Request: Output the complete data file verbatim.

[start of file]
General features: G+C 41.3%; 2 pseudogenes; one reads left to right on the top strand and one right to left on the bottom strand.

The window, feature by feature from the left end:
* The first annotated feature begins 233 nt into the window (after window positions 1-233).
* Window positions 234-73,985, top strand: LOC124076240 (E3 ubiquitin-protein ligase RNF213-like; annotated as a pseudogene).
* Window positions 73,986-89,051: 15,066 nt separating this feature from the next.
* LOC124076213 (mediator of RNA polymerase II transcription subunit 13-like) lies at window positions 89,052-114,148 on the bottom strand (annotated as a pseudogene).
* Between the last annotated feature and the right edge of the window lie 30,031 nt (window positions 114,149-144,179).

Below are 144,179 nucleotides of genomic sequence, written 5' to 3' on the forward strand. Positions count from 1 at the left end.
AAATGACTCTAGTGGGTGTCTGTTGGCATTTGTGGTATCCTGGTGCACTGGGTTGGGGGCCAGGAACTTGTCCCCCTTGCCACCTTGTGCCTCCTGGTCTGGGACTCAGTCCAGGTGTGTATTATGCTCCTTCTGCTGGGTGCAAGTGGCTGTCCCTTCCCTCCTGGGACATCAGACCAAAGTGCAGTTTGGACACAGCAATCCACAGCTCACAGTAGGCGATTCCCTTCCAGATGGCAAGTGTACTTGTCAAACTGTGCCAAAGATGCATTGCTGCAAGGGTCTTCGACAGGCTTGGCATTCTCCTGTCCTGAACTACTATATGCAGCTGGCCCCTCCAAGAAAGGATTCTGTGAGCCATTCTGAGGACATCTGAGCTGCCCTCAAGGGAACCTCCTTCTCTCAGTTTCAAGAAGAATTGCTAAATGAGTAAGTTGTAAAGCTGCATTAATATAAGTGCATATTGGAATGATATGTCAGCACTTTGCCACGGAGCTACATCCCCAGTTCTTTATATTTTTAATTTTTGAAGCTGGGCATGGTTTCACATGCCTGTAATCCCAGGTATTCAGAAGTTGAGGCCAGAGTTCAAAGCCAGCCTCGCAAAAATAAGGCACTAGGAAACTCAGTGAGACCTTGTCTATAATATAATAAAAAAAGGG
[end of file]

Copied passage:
General features: G+C 41.3%; 2 pseudogenes; one reads left to right on the top strand and one right to left on the bottom strand.

The window, feature by feature from the left end:
* The first annotated feature begins 233 nt into the window (after window positions 1-233).
* Window positions 234-73,985, top strand: LOC124076240 (E3 ubiquitin-protein ligase RNF213-like; annotated as a pseudogene).
* Window positions 73,986-89,051: 15,066 nt separating this feature from the next.
* LOC124076213 (mediator of RNA polymerase II transcription subunit 13-like) lies at window positions 89,052-114,148 on the bottom strand (annotated as a pseudogene).
* Between the last annotated feature and the right edge of the window lie 30,031 nt (window positions 114,149-144,179).

Below are 144,179 nucleotides of genomic sequence, written 5' to 3' on the forward strand. Positions count from 1 at the left end.
AAATGACTCTAGTGGGTGTCTGTTGGCATTTGTGGTATCCTGGTGCACTGGGTTGGGGGCCAGGAACTTGTCCCCCTTGCCACCTTGTGCCTCCTGGTCTGGGACTCAGTCCAGGTGTGTATTATGCTCCTTCTGCTGGGTGCAAGTGGCTGTCCCTTCCCTCCTGGGACATCAGACCAAAGTGCAGTTTGGACACAGCAATCCACAGCTCACAGTAGGCGATTCCCTTCCAGATGGCAAGTGTACTTGTCAAACTGTGCCAAAGATGCATTGCTGCAAGGGTCTTCGACAGGCTTGGCATTCTCCTGTCCTGAACTACTATATGCAGCTGGCCCCTCCAAGAAAGGATTCTGTGAGCCATTCTGAGGACATCTGAGCTGCCCTCAAGGGAACCTCCTTCTCTCAGTTTCAAGAAGAATTGCTAAATGAGTAAGTTGTAAAGCTGCATTAATATAAGTGCATATTGGAATGATATGTCAGCACTTTGCCACGGAGCTACATCCCCAGTTCTTTATATTTTTAATTTTTGAAGCTGGGCATGGTTTCACATGCCTGTAATCCCAGGTATTCAGAAGTTGAGGCCAGAGTTCAAAGCCAGCCTCGCAAAAATAAGGCACTAGGAAACTCAGTGAGACCTTGTCTATAATATAATAAAAAAAGGG